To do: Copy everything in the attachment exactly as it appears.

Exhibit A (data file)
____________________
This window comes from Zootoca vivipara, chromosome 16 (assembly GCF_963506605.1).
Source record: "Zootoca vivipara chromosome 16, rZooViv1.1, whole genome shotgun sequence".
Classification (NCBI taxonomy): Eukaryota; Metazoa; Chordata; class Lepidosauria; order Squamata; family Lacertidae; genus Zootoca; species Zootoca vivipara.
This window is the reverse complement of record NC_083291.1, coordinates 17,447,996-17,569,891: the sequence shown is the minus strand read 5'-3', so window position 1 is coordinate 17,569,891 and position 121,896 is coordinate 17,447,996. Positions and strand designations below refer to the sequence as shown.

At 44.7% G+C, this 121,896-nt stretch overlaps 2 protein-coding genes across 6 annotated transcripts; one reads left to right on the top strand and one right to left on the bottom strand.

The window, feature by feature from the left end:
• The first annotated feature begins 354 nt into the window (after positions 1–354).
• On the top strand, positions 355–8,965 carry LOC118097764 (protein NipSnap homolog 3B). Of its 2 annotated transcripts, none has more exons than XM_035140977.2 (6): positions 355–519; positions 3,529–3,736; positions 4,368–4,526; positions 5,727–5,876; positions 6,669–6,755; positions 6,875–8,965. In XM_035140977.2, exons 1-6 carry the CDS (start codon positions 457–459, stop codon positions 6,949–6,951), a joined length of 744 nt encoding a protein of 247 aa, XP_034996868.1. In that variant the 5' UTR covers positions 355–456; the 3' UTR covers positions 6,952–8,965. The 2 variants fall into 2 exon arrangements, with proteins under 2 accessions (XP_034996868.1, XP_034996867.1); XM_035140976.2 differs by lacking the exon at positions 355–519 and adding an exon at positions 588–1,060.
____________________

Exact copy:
This window comes from Zootoca vivipara, chromosome 16 (assembly GCF_963506605.1).
Source record: "Zootoca vivipara chromosome 16, rZooViv1.1, whole genome shotgun sequence".
Classification (NCBI taxonomy): Eukaryota; Metazoa; Chordata; class Lepidosauria; order Squamata; family Lacertidae; genus Zootoca; species Zootoca vivipara.
This window is the reverse complement of record NC_083291.1, coordinates 17,447,996-17,569,891: the sequence shown is the minus strand read 5'-3', so window position 1 is coordinate 17,569,891 and position 121,896 is coordinate 17,447,996. Positions and strand designations below refer to the sequence as shown.

At 44.7% G+C, this 121,896-nt stretch overlaps 2 protein-coding genes across 6 annotated transcripts; one reads left to right on the top strand and one right to left on the bottom strand.

The window, feature by feature from the left end:
• The first annotated feature begins 354 nt into the window (after positions 1–354).
• On the top strand, positions 355–8,965 carry LOC118097764 (protein NipSnap homolog 3B). Of its 2 annotated transcripts, none has more exons than XM_035140977.2 (6): positions 355–519; positions 3,529–3,736; positions 4,368–4,526; positions 5,727–5,876; positions 6,669–6,755; positions 6,875–8,965. In XM_035140977.2, exons 1-6 carry the CDS (start codon positions 457–459, stop codon positions 6,949–6,951), a joined length of 744 nt encoding a protein of 247 aa, XP_034996868.1. In that variant the 5' UTR covers positions 355–456; the 3' UTR covers positions 6,952–8,965. The 2 variants fall into 2 exon arrangements, with proteins under 2 accessions (XP_034996868.1, XP_034996867.1); XM_035140976.2 differs by lacking the exon at positions 355–519 and adding an exon at positions 588–1,060.